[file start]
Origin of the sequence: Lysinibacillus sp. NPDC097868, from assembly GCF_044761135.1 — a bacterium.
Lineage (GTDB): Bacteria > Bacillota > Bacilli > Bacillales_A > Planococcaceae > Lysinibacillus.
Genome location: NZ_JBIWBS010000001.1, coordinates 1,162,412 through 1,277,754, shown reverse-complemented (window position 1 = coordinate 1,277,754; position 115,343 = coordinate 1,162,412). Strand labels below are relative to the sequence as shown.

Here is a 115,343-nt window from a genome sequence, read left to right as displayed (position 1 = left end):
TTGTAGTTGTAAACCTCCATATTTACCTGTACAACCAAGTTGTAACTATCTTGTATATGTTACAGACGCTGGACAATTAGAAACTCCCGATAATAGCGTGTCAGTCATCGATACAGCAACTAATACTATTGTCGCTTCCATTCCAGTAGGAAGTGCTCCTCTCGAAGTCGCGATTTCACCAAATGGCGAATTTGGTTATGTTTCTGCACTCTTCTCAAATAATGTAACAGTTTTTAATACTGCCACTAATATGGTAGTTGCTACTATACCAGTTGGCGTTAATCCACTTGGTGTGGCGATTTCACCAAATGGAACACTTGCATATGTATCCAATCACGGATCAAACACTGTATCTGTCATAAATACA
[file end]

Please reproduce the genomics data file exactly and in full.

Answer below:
Origin of the sequence: Lysinibacillus sp. NPDC097868, from assembly GCF_044761135.1 — a bacterium.
Lineage (GTDB): Bacteria > Bacillota > Bacilli > Bacillales_A > Planococcaceae > Lysinibacillus.
Genome location: NZ_JBIWBS010000001.1, coordinates 1,162,412 through 1,277,754, shown reverse-complemented (window position 1 = coordinate 1,277,754; position 115,343 = coordinate 1,162,412). Strand labels below are relative to the sequence as shown.

Here is a 115,343-nt window from a genome sequence, read left to right as displayed (position 1 = left end):
TTGTAGTTGTAAACCTCCATATTTACCTGTACAACCAAGTTGTAACTATCTTGTATATGTTACAGACGCTGGACAATTAGAAACTCCCGATAATAGCGTGTCAGTCATCGATACAGCAACTAATACTATTGTCGCTTCCATTCCAGTAGGAAGTGCTCCTCTCGAAGTCGCGATTTCACCAAATGGCGAATTTGGTTATGTTTCTGCACTCTTCTCAAATAATGTAACAGTTTTTAATACTGCCACTAATATGGTAGTTGCTACTATACCAGTTGGCGTTAATCCACTTGGTGTGGCGATTTCACCAAATGGAACACTTGCATATGTATCCAATCACGGATCAAACACTGTATCTGTCATAAATACA